The few robots that currently affect our lives in any way don’t look like humans. We have robot deliverymen, robot surgeons and robot cars – but none of those is even a little bit humanoid.
That makes perfect sense. Humans are floppy, flabby all-rounders, capable of doing lots of things to varying levels. Most robots are built to perform only a small number of tasks, but to a very high degree of accuracy. They’re purpose-built in a way humans aren’t. As of now, there’s no reason for robots like that to resemble humans at all.
That hasn’t stopped a team at Tokyo’s Suzumori Endo Robotics Laboratory. Using a revolutionary movement system designed to ape human muscles, the team has created the world’s most life-like walking robot.
The team started with an artificial human skeleton, then covered it in bundles of multifilament artificial muscles. These muscles work in exactly the same way as human muscles, expanding and contracting when electrical current is passed through them. Different muscles can be zapped to move the robot’s limbs or head almost exactly as a human does.
The technology’s not perfect yet. The multifilament bundles can’t respond quite as quickly as human muscles, which makes movement slightly clunky, and walking unassisted impossible. No doubt the technology will improve apace.
Robots are becoming more human (and vice versa)
Just as Japanese scientists work to make robots walk like humans, academics closer to home are working to narrow the man-machine gap from the other side. Thanks to the efforts of a team at the School of Cellular and Molecular Medicine of the University of Bristol, it is now possible to 3D-print live tissue.
Dr Adam Perriman’s group has developed a new type of bio-ink that could enable the production of complex human tissues for use in surgical implants. The bio-ink contains two polymers that form the structural basis of the compound.
One of these substances – a synthetic polymer used in the medical industry – alters the state of the bio-ink from liquid to solid when the ink’s temperature rises to exactly 37 degrees centigrade. The other polymer – a natural substance extracted from seaweed – allows the substance to keep a rigid structure. Stem cells are then added to this framework, and make up the actual essence of the tissues being printed.
Previous bio-inks have failed because their make-up didn’t allow nutrients to get to the solution’s stem cells undamaged. Through a gruelling process of trial and error, Perriman’s team managed to find a combination of polymers that allowed the tissue to maintain structural integrity without hindering the active cells.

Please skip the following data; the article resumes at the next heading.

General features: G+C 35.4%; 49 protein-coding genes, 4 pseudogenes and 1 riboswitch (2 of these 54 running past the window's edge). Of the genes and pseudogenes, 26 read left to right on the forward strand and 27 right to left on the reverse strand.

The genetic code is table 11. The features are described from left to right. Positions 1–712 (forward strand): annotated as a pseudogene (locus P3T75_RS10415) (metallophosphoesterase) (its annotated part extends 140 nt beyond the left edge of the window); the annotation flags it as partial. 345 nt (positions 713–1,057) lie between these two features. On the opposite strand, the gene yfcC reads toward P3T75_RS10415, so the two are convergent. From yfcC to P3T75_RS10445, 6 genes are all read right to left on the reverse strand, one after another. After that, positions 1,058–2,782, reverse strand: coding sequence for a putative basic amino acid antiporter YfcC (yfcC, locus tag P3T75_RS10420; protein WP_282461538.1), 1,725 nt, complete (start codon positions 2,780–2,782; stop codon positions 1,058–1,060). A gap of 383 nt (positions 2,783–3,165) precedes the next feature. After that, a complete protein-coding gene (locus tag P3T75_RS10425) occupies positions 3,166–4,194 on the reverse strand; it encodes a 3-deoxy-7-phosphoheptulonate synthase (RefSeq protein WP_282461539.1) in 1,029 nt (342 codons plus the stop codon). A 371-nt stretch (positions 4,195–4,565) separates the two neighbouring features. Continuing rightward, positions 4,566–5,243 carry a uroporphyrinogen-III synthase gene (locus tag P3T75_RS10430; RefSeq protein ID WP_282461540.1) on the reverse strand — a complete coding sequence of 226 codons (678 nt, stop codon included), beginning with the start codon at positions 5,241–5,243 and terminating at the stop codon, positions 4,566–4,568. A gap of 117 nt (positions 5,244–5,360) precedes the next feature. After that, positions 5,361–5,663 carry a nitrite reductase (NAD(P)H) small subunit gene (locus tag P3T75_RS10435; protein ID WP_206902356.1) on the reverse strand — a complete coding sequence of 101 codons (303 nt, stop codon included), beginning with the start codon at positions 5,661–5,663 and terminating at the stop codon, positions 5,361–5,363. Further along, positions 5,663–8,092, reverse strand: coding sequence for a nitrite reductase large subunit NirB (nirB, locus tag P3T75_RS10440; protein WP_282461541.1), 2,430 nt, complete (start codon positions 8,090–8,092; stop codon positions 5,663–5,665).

“What was really astonishing”, said Perriman, “was when the cell nutrients were introduced, the synthetic polymer was completely expelled from the 3D structure, leaving only the stem cells and the natural seaweed polymer.”
“This, in turn, created microscopic pores in the structure, which provided more effective nutrient access for the stem cells.”
Perriman’s team used its technique to 3D-print an entire nose, but is also capable of making ears, tracheas and other large, viable human structures. What’s more, the structures appear to be self-purging. After ten days, each body part stood totally stable, devoid of any synthetic polymer.
If the process can be proven to work at scale, it could very well constitute the future of surgery. Bio-ink could be used to form bone and cartilage from patients’ own stem cells. Entirely organic, re-grown hip joints, or knee cartilage, would be among the structures available to build.
Too little too late?
Perriman’s discovery is astonishing. Re-constructing human bodies with a gel printer doesn’t sound like it should be possible. But we’re getting to that stage, and quickly.
Paired with the robotics discover mentioned at the top of this email, Perriman’s discovery raises interesting questions about what our bodies will actually look like in the near future. Will bio-engineering change the way we look (and feel)? Or will advances in robotics make weak flesh irrelevant?
Will either of these improving processes be necessary if we’re all born perfect, with bespoke genomes?
It’s hard to know. But what’s certain is that humans are likely to become tougher, taller, stronger, better and more intelligent through a combination of these and similar technological advances. Once the ethical barrier is broken – and that won’t take long, considering the potential upside of these innovations – we’ll see an absolute gold rush as scientists from different disciplines compete and collaborate to perfect humankind.